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Marantz M-CR611 Network CD Receiver Review
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Sunday, 01 June 2008 |  Written by Matt Fink  | 
Scarlett Johansson - Anywhere I Lay My Head It says a lot that when New York Magazine attempted to compile their list of the 10 greatest albums made by actors, they were only able to come up with three. So when Scarlett Johansson announced her plans to release an album, the groans were understandably audible. If the music of Eddie Murphy, Billy Bob Thornton, and Bruce Willis has taught us anything, it’s that despite some overlapping in the areas of performance and theatricality, music and acting are entirely different disciplines. Sure, there have been some – like Juliette Lewis or Minnie Driver – who have proven that actors can recognize and recreate the rudimentary clichés of songwriting, but the days of legitimate double threats such as Bing Crosby and Frank Sinatra are long gone. It seemed particularly odd for Johansson, an impeccably hip actress who has worked with ...
Editor's rating: 
Sunday, 01 June 2008 |  Written by K L Poore  | 
John Lennon - Classic Albums: Plastic Ono Band I wasn’t deluding myself. There was absolutely nothing the makers of this DVD could have done that would have given this examination of John Lennon’s Plastic Ono Band enough emotional depth to satisfy me. After all, Plastic Ono Band is the single most important release in the continuing story of my life. Plastic Ono Band has not only provided me with emotional comfort, and support, during the most difficult periods of my life but it has also presented me with the single most defining aspect of my outlook on life. I am not perfect and I get many things wrong, but I never stop trying to be better. What you get with Classic Album’s Plastic Ono Band are some great Ringo snippets, revelations from bass player (and Beatle Friend) Klaus Voormann, and some of the isolated track playback which has made the ...
Editor's rating: 
Sunday, 01 June 2008 |  Written by Matt Fink  | 
Islands - Arm's Way Back when Nick Thorburn was a vocalist/guitarist/songwriter in the Unicorns, it was hard to imagine that he’d ever grow up. Barely in his 20s at the time, he seemed more interested in elaborate media pranks than performing and recording, with he and his bandmates getting into staged fistfights, hiring homeless people to join the band for a night, and starting press wars with other bands they knew. When they broke up in late 2004, it seemed like the logical conclusion for a band that was good enough to earn considerable indie buzz but probably not ingenious enough to outlast their reputations as notorious goofs. When Thorburn formed Islands with former Unicorns drummer Jamie Thompson with the stated intention of playing world music, his announcement was met with reasonable indignation and suspicion, dismissed as another likely ruse. But their debut, 2006’s ...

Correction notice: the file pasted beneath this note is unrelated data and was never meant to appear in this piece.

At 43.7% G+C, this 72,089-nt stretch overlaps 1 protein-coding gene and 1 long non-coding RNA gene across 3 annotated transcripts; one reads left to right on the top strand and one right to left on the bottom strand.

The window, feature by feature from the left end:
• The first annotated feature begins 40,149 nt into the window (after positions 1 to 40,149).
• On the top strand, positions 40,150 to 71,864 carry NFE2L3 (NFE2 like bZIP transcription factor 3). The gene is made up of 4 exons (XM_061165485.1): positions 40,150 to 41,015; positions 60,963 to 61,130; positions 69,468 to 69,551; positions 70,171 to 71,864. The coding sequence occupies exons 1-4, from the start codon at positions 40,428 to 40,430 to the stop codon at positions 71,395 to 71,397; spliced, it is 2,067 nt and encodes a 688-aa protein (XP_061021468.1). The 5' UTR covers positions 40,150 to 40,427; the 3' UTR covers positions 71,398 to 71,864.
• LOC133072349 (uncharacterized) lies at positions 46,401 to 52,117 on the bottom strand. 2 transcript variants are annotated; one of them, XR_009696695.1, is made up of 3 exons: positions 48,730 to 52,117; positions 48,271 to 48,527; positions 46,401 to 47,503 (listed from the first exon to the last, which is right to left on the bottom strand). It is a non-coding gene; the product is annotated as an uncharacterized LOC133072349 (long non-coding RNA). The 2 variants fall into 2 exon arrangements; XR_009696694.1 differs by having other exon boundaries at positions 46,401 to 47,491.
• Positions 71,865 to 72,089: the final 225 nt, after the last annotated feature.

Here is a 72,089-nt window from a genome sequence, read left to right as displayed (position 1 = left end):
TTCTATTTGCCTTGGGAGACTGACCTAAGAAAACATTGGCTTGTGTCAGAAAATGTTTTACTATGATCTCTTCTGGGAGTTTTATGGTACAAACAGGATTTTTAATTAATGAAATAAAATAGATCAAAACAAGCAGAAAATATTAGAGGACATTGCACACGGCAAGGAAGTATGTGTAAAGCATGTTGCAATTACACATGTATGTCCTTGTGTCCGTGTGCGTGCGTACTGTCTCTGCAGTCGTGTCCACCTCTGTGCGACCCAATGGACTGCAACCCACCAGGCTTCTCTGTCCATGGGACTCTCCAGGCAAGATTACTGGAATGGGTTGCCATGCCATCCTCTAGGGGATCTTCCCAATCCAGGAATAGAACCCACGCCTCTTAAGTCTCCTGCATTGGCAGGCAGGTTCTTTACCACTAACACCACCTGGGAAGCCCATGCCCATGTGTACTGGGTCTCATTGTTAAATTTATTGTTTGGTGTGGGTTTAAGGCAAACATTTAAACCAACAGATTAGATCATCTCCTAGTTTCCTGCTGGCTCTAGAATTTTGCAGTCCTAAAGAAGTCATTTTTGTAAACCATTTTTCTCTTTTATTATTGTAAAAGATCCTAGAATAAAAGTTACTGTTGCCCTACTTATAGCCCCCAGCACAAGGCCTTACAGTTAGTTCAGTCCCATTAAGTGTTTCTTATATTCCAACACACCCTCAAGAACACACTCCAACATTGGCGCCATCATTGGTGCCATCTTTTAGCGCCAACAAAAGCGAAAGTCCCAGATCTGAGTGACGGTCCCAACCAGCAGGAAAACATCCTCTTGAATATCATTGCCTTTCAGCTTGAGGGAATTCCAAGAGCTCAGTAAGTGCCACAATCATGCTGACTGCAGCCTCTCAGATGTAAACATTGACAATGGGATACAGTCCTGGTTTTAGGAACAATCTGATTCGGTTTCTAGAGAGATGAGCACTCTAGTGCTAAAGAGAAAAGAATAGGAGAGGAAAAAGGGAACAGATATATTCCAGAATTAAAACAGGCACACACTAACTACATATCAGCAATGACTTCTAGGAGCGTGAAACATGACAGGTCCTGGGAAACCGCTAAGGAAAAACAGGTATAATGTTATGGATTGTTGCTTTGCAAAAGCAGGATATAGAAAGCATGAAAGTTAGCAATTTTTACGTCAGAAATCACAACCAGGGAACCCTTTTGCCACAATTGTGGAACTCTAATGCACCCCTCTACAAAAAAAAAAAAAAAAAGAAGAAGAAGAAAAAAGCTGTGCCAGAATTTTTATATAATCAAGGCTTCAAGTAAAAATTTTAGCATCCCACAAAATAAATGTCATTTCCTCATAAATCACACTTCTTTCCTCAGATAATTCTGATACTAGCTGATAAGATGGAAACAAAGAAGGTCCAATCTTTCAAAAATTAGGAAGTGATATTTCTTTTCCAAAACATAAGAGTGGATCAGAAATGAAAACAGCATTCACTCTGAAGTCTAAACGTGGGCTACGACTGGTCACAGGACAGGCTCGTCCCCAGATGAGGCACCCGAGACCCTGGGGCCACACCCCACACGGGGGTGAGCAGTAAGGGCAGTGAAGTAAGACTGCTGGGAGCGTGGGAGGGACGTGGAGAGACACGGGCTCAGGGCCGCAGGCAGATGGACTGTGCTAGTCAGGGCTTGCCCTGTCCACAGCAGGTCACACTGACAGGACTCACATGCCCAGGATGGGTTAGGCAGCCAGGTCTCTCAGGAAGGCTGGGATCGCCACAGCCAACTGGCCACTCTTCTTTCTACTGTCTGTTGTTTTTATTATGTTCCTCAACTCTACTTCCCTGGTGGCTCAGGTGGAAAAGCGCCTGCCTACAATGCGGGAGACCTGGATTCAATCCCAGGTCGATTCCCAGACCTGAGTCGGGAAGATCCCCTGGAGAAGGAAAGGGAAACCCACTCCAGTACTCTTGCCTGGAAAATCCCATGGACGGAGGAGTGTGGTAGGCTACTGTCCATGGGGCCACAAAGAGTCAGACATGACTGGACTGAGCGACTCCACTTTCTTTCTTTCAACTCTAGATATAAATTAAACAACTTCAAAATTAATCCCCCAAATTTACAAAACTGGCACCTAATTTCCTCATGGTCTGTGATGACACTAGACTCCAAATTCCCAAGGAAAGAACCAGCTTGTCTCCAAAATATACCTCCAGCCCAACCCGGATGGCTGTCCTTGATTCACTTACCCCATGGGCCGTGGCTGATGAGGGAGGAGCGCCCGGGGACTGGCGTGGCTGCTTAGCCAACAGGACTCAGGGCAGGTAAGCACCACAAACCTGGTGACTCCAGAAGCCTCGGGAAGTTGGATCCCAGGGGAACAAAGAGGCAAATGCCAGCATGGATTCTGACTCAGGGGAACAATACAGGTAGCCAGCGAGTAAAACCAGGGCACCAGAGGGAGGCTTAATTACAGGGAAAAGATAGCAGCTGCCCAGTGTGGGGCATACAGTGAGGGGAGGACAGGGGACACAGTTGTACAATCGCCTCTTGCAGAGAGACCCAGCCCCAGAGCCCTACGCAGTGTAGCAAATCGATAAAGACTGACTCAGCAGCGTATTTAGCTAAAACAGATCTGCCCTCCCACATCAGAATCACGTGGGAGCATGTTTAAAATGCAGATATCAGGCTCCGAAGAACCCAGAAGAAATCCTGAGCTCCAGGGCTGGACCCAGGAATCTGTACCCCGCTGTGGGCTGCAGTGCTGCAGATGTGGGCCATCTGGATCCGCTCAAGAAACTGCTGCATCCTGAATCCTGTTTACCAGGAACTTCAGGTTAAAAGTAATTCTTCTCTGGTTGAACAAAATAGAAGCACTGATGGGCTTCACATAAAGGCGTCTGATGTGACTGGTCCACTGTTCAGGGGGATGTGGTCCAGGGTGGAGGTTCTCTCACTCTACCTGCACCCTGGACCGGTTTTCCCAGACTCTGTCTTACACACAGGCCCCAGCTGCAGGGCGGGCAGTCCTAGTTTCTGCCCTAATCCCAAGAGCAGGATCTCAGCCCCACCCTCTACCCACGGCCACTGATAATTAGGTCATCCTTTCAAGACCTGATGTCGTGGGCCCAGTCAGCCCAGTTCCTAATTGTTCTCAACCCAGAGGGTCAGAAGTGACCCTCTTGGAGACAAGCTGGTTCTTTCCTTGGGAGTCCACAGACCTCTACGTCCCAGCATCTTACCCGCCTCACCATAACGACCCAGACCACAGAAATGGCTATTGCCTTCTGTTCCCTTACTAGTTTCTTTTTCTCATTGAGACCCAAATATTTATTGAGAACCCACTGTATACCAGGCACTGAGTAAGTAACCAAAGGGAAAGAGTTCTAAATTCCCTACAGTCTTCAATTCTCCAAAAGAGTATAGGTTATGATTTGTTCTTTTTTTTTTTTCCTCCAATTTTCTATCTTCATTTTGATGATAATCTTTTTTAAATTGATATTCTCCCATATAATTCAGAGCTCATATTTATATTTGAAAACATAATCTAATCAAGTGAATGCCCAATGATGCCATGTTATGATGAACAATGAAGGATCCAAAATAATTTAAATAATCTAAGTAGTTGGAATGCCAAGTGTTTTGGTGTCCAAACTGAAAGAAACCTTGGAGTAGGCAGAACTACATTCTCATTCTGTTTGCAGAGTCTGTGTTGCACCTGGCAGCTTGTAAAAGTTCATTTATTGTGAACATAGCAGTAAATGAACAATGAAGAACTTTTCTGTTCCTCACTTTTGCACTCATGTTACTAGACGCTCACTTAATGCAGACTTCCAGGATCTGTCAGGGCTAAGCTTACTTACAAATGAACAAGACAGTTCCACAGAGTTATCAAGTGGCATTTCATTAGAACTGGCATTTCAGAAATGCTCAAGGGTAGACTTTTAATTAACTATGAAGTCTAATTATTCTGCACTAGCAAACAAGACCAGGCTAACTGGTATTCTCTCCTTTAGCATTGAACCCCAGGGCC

Editor's rating: 
Sunday, 01 June 2008 |  Written by Matt Fink  | 
Portishead - Third Though the stereotype of musicians slaving away for years in isolation, perfecting their latest opus piece by piece, has firmly hardened into our collective consciousness by years of waiting for new Radiohead and Bob Dylan albums, some bands are starting to push it a bit too far. Take Portishead, the English trio who became the first trip-hop band to establish a significant commercial presence around the world, and the 11 years they took between their self-titled second release and this, their appropriately titled Third. An unlikely breakthrough band in the mid-‘90s with their icy cool mix of somberly wounded vocals, crackling samples and darkly mangled hip-hop beats creating a singularly penetrating sonic identity, they simply vanished after their last tour in 1998. After a decade in the wilderness, during which they started families, made side-project albums and produced other artists, ...
Editor's rating: 
Thursday, 01 May 2008 |  Written by Matt Fink  | 
Nick Cave and the Bad Seeds - Dig, Lazarus, Dig!!! Despite the fact that nearly every great artist will reach a point where everything they do will be considered a “comeback” of sorts, the fact remains that very few songwriters seem to have much left to say after their 50th birthday. Stretching from Paul McCartney and Neil Young to Brian Wilson and David Bowie, the list of artists who have simply become lesser versions of their earlier selves is long, littered with onetime visionaries who are left to make warmly received but soon to be forgotten albums. But some songwriters do manage to find a second life, and the select few that have experienced a career renaissance have done so by moving away from what they have already proven they do best. Take Bob Dylan and his back-to-the-basics exploration of bedrock American music forms or Tom Waits and his willingness ...
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